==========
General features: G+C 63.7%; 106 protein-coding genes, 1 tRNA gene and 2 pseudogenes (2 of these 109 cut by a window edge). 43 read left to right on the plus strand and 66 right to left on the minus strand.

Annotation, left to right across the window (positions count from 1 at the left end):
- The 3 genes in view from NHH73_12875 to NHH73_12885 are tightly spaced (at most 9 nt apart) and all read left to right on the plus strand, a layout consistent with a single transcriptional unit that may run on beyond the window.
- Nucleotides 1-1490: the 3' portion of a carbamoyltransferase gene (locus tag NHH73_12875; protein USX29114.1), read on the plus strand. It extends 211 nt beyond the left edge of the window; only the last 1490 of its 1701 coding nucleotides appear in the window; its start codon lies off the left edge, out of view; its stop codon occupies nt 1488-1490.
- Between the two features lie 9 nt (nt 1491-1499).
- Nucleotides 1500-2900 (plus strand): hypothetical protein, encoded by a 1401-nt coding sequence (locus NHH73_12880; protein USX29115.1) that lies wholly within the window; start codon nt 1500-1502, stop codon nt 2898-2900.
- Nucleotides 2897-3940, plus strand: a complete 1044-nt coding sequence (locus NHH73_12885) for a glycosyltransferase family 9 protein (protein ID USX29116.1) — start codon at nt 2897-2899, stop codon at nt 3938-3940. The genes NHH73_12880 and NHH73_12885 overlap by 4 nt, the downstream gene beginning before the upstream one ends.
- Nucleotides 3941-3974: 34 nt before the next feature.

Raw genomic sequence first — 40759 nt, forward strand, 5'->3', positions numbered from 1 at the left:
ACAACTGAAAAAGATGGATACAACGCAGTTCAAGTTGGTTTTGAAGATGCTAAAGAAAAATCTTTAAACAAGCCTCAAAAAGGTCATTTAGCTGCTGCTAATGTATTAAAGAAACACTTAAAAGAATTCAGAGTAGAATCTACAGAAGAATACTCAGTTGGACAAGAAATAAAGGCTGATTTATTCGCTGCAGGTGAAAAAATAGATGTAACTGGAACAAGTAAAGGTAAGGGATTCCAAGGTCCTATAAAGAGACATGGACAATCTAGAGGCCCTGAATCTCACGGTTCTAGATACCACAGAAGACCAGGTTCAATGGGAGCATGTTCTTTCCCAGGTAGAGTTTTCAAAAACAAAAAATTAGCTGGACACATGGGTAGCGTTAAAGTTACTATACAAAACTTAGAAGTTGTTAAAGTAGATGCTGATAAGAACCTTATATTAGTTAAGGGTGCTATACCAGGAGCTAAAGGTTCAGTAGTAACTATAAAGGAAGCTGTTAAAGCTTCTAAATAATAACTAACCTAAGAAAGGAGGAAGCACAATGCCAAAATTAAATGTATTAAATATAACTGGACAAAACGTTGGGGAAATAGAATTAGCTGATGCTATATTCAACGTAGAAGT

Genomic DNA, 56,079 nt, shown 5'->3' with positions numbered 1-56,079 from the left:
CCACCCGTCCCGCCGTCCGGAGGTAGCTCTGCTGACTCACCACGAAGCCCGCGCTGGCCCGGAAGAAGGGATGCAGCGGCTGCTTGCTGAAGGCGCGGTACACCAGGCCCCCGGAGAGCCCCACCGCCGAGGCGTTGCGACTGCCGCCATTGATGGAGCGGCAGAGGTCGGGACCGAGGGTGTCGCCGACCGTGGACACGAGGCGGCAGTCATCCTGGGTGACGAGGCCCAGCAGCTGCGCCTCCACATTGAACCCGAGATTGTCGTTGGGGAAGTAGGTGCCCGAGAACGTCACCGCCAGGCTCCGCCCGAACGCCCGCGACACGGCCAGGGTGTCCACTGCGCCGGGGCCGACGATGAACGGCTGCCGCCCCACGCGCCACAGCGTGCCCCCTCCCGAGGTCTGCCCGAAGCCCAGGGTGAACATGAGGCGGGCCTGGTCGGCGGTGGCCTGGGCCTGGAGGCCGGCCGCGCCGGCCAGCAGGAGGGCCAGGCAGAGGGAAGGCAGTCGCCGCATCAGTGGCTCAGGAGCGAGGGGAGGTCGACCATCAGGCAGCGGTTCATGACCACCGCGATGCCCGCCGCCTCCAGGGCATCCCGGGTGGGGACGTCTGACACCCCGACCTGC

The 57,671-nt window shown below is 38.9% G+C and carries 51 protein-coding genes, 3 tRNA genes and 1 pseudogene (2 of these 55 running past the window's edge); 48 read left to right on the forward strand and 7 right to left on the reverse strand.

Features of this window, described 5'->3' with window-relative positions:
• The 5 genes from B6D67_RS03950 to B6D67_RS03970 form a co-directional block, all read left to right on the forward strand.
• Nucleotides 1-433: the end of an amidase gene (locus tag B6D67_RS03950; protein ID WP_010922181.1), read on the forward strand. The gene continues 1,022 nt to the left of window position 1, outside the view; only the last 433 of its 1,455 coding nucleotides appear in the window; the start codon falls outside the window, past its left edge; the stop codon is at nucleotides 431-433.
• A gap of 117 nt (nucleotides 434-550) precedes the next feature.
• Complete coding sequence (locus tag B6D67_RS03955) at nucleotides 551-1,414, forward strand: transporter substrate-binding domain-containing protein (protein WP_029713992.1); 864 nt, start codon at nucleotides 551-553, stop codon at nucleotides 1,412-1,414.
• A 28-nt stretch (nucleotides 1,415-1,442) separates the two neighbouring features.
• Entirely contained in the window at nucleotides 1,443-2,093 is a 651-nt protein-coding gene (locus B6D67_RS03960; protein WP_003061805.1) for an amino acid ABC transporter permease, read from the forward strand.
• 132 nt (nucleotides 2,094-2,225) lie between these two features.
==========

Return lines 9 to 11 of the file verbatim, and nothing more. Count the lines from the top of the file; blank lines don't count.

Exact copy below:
Raw genomic sequence first — 40759 nt, forward strand, 5'->3', positions numbered from 1 at the left:
ACAACTGAAAAAGATGGATACAACGCAGTTCAAGTTGGTTTTGAAGATGCTAAAGAAAAATCTTTAAACAAGCCTCAAAAAGGTCATTTAGCTGCTGCTAATGTATTAAAGAAACACTTAAAAGAATTCAGAGTAGAATCTACAGAAGAATACTCAGTTGGACAAGAAATAAAGGCTGATTTATTCGCTGCAGGTGAAAAAATAGATGTAACTGGAACAAGTAAAGGTAAGGGATTCCAAGGTCCTATAAAGAGACATGGACAATCTAGAGGCCCTGAATCTCACGGTTCTAGATACCACAGAAGACCAGGTTCAATGGGAGCATGTTCTTTCCCAGGTAGAGTTTTCAAAAACAAAAAATTAGCTGGACACATGGGTAGCGTTAAAGTTACTATACAAAACTTAGAAGTTGTTAAAGTAGATGCTGATAAGAACCTTATATTAGTTAAGGGTGCTATACCAGGAGCTAAAGGTTCAGTAGTAACTATAAAGGAAGCTGTTAAAGCTTCTAAATAATAACTAACCTAAGAAAGGAGGAAGCACAATGCCAAAATTAAATGTATTAAATATAACTGGACAAAACGTTGGGGAAATAGAATTAGCTGATGCTATATTCAACGTAGAAGT

Genomic DNA, 56,079 nt, shown 5'->3' with positions numbered 1-56,079 from the left: